To his family he was David, to the rest of the world Edward of Wales was a superstar royal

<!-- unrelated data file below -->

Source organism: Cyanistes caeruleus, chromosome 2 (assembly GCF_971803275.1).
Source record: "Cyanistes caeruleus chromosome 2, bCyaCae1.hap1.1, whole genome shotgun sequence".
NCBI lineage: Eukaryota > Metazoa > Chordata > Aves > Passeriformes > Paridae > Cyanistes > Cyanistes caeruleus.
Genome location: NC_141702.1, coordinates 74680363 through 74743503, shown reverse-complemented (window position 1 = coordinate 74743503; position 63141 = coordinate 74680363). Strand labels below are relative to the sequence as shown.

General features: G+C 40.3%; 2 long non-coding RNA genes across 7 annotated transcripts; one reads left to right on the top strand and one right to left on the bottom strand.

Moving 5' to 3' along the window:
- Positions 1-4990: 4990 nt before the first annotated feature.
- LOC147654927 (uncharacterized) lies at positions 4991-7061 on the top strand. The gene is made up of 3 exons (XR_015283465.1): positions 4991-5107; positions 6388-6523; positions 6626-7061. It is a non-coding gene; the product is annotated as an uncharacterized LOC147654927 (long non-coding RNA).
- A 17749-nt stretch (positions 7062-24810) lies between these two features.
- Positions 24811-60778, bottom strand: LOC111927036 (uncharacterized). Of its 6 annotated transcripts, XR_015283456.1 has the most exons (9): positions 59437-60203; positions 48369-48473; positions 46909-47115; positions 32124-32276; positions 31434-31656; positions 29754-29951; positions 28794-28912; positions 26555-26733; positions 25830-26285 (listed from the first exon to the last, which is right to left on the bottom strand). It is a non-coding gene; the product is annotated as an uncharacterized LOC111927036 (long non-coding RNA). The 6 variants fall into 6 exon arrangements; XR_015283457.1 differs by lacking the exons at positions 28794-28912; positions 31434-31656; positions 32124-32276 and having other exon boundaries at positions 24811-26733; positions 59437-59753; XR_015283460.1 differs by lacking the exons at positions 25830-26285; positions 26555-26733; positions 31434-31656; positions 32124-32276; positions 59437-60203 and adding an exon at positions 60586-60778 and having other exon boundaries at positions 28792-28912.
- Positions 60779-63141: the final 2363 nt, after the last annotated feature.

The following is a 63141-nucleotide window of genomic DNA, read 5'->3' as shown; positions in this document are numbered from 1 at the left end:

In June 1914 the then Prince of Wales joined the Grenadier Guards. There was a general feeling that a mighty war was coming and the heir to the throne wanted to fight with his country's troops. The government, including the Secretary of State for War Lord Kitchener, were adamant it would never happen as there were grave concerns as to the damage that would be done to the monarchy were the heir to the throne to die in battle. At that point, Edward was the golden boy and the irony is that the concerns of 1914 were that his loss would cause irreparable harm to the British crown. It would make his younger, less able and less gorgeous brother, Bertie, the next king and that wasn't considered the best option a century ago. The irony was that Edward was all but forced to give up his crown and pass it to Bertie just 22 years later in a move that was designed to save the monarchy from harm again. The heir of a century ago saw much change in a very little time but in 1914, Edward of Wales was still a nation's hope in waiting.